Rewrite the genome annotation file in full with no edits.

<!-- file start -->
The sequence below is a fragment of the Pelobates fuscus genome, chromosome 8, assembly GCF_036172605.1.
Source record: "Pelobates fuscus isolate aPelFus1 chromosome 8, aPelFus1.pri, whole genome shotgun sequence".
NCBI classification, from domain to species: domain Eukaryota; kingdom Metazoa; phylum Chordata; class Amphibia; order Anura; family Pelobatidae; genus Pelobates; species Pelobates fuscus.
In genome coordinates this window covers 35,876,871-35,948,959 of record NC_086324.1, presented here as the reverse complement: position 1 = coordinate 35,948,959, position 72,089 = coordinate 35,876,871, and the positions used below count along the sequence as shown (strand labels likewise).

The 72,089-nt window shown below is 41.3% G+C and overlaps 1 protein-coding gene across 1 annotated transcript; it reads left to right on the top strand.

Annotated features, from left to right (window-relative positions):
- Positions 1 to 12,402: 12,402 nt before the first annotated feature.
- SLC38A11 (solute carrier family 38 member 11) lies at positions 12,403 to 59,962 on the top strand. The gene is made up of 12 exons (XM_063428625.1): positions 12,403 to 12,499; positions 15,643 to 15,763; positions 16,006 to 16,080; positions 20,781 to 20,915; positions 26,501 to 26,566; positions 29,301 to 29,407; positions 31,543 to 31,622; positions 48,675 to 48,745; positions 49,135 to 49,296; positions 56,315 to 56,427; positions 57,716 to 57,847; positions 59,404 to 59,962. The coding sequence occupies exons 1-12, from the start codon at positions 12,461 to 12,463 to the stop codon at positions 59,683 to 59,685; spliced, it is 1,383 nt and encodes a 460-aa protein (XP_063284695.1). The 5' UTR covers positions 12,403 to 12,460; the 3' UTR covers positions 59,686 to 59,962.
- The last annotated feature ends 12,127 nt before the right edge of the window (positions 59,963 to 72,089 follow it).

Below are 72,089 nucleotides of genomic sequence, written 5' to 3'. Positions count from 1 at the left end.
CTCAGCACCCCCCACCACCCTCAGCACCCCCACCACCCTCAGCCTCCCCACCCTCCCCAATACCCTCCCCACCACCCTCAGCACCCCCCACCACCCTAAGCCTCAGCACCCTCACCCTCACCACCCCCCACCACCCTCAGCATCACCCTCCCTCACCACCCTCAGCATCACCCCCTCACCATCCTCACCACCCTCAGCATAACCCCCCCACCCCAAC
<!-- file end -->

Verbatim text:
The sequence below is a fragment of the Pelobates fuscus genome, chromosome 8, assembly GCF_036172605.1.
Source record: "Pelobates fuscus isolate aPelFus1 chromosome 8, aPelFus1.pri, whole genome shotgun sequence".
NCBI classification, from domain to species: domain Eukaryota; kingdom Metazoa; phylum Chordata; class Amphibia; order Anura; family Pelobatidae; genus Pelobates; species Pelobates fuscus.
In genome coordinates this window covers 35,876,871-35,948,959 of record NC_086324.1, presented here as the reverse complement: position 1 = coordinate 35,948,959, position 72,089 = coordinate 35,876,871, and the positions used below count along the sequence as shown (strand labels likewise).

The 72,089-nt window shown below is 41.3% G+C and overlaps 1 protein-coding gene across 1 annotated transcript; it reads left to right on the top strand.

Annotated features, from left to right (window-relative positions):
- Positions 1 to 12,402: 12,402 nt before the first annotated feature.
- SLC38A11 (solute carrier family 38 member 11) lies at positions 12,403 to 59,962 on the top strand. The gene is made up of 12 exons (XM_063428625.1): positions 12,403 to 12,499; positions 15,643 to 15,763; positions 16,006 to 16,080; positions 20,781 to 20,915; positions 26,501 to 26,566; positions 29,301 to 29,407; positions 31,543 to 31,622; positions 48,675 to 48,745; positions 49,135 to 49,296; positions 56,315 to 56,427; positions 57,716 to 57,847; positions 59,404 to 59,962. The coding sequence occupies exons 1-12, from the start codon at positions 12,461 to 12,463 to the stop codon at positions 59,683 to 59,685; spliced, it is 1,383 nt and encodes a 460-aa protein (XP_063284695.1). The 5' UTR covers positions 12,403 to 12,460; the 3' UTR covers positions 59,686 to 59,962.
- The last annotated feature ends 12,127 nt before the right edge of the window (positions 59,963 to 72,089 follow it).

Below are 72,089 nucleotides of genomic sequence, written 5' to 3'. Positions count from 1 at the left end.
CTCAGCACCCCCCACCACCCTCAGCACCCCCACCACCCTCAGCCTCCCCACCCTCCCCAATACCCTCCCCACCACCCTCAGCACCCCCCACCACCCTAAGCCTCAGCACCCTCACCCTCACCACCCCCCACCACCCTCAGCATCACCCTCCCTCACCACCCTCAGCATCACCCCCTCACCATCCTCACCACCCTCAGCATAACCCCCCCACCCCAAC